|Nuri Kino with Syriac bishops in Sweden|
Full transcript of Nuri Kino's explanation about the situation in Syria, where 250 Christians have been kidnapped. News report, in Portuguese, here.
What information do you have about the kidnappings in Al-Quarayatayn?
Isis went in to the city and about 1500 people managed to flee. Most of them came to the churches of Homs. We spoke several times to the churches and the Syriac Orthodox Bishop managed to make a list of missing people. He and volunteers, clergymen and civil volunteers registered everyone that fled and asked them if they had any missing neighbours, friends or family members. Then they went through again and after several interviews with those who registered they completed a list of 250 missing people.
These 250 are all Christians?
They are all Syriac Orthodox or Syriac Catholic.
Could there also be people from other minorities who have also been kidnapped?
That we do not know, because we only spoke with the churches.
But was the city of Al-Quarayatayn majority Christian?
Nearly only Christians.
There has been no information on the part of the kidnappers, no demands...
No. The only thing we know is that their cell phones have been switched off. So when relatives, family members and the churches try to reach them there is no answer.
This is not the first time there has been a mass abduction. The most recent one was near Hassakeh...
From the Khabour area there are still 222 people abudcted.
Do you know if they are alive?
Well those that have been released have told us about their whereabouts, that women and small girls and boys and men were separated from eachother, and the women were held in a small room and had to schedule their sleeping. That is all we really know now.
At the time there were people who had been released and said they had been ordered released by Shariah judges...
That information has not been reliable, some said that, others said they had been released because of health issues. Mostly elderly people.
The fact that they were not just executed, even though they were a burden for ISIS, may be a sign of hope, no?
Definately. But we also know from kidnappings from Mosul or the Nineveh, of at least one Assyrian woman, and an Assyrian kid who were given to ISIS members as gifts. So it’s devastating, and people keep fleeing... Those who managed to flee from Khabour went to Hassekeh, and then from Hassekeh to Qamishli, from Qamishli back to Khabour, where there were a lot of mines. Now they don't know where to flee. It keeps repeating itself, it’s been repeating itself since 1915, then 1933 and so on, and now, since 2004 we keep reportiong and reminding the world about this genocide, but no action is taken to save the Christian/Assyrian/Chaldean/Syriacs/Armenians and other Christians in Syria and Iraq.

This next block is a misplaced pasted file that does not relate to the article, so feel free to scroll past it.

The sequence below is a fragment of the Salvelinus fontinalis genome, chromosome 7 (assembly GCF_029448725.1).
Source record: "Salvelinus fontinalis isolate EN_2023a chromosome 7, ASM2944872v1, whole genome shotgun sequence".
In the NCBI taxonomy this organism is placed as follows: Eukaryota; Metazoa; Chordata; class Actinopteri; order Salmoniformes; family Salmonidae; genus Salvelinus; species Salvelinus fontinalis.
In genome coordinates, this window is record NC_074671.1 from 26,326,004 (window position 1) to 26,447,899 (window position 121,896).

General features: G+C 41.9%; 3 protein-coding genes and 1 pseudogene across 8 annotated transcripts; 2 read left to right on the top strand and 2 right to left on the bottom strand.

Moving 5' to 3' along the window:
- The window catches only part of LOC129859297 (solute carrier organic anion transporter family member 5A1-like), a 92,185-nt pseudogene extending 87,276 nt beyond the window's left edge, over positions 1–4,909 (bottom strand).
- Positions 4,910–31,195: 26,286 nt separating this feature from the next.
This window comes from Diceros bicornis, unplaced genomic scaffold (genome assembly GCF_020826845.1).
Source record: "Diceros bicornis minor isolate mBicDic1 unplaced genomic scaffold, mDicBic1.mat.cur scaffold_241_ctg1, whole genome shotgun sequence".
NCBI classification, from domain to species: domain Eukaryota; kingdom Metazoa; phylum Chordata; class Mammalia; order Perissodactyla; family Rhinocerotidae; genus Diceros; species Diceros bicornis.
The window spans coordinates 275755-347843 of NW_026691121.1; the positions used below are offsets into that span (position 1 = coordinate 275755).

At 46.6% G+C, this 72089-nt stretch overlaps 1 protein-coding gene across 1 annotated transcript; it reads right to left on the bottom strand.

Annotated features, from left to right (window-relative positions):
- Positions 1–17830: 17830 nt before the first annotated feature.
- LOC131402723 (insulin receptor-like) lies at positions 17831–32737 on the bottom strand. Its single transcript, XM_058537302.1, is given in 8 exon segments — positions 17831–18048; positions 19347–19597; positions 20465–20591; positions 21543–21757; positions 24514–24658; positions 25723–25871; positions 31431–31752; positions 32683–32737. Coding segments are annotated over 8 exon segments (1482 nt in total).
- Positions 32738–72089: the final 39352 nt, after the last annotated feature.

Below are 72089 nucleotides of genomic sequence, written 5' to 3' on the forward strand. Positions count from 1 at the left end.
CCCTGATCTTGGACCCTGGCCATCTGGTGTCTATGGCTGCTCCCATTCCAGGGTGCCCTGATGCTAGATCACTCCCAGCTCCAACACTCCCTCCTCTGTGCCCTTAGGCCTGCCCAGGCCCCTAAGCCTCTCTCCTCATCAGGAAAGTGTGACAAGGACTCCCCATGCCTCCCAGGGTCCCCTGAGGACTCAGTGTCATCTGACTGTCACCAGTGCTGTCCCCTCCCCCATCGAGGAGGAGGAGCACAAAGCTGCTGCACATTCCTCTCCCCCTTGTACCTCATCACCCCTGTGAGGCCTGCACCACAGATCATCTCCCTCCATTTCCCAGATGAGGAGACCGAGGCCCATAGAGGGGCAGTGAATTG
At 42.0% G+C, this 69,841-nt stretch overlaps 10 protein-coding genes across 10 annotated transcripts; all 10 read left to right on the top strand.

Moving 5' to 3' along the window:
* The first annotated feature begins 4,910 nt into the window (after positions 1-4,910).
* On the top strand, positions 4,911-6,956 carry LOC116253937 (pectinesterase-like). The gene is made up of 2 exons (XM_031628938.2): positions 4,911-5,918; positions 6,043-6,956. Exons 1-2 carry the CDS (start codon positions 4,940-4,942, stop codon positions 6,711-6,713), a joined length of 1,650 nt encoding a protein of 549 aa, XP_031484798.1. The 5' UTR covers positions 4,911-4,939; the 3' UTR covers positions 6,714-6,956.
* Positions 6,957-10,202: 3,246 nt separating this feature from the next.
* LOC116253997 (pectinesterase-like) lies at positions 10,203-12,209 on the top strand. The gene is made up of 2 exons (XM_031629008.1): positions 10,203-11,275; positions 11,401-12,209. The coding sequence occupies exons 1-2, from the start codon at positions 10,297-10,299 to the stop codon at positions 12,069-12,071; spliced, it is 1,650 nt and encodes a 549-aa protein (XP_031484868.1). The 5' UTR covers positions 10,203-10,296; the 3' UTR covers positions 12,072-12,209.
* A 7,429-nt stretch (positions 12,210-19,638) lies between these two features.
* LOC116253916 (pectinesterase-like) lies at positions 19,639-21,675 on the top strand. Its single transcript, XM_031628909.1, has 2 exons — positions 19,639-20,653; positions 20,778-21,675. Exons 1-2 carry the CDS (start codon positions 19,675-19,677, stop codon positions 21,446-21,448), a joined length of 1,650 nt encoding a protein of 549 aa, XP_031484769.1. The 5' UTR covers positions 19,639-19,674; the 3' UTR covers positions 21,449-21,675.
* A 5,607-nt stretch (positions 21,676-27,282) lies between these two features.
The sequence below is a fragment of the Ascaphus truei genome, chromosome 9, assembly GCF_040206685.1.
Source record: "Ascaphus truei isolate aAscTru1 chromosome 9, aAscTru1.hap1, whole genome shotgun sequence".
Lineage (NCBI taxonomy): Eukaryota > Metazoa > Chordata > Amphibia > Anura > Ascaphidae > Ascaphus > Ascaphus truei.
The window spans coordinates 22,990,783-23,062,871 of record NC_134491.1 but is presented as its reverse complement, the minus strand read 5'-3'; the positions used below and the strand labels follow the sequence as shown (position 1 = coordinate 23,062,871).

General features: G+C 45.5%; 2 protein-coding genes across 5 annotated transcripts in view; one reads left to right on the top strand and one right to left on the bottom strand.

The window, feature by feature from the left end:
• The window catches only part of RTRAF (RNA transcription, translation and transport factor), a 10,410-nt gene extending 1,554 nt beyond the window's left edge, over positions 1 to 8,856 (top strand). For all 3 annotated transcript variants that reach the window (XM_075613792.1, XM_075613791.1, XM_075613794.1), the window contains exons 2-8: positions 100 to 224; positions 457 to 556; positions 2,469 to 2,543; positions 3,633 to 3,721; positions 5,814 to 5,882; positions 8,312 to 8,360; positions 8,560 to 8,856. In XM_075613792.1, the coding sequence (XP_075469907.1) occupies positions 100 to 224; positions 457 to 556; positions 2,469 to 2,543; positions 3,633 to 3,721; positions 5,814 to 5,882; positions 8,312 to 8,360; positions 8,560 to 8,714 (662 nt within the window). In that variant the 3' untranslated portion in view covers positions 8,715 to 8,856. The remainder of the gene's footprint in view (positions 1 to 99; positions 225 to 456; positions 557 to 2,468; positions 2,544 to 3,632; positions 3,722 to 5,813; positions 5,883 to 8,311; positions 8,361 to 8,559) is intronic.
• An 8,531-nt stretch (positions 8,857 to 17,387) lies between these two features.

I don't know, I have no words besides that one lion was killed and the whole world was furious, now all these people are getting kidnapped and slaughtered, why isn't the world furious about that? Why? Somebody needs to give an answer.
And its not just Christians, it’s also Muslims. ISIS is getting more and more violent, against everyone.
One year ago Mosul fell and the world woke up to ISIS. Did you imagine that one year later we would be in the same situation?
Yes. We also actually predicted Mosul, and the Nineveh plains. For years, in both DC and Brussels, we reported about it, we feared it. So it’s very sad and horrible, terrifying, but it’s not surprising.
You live in Sweden, where there is a big Assyrian community. Are there relatives of those who were kidnapped?I will actually see one of the relatives of those from Habour, she has 42 of her family members kidnapped, and I spoke to a young man and a lady today who have relatives missing from the Homs area, but they are not sure if they are kidnapped or not, because they are not on the list that they saw.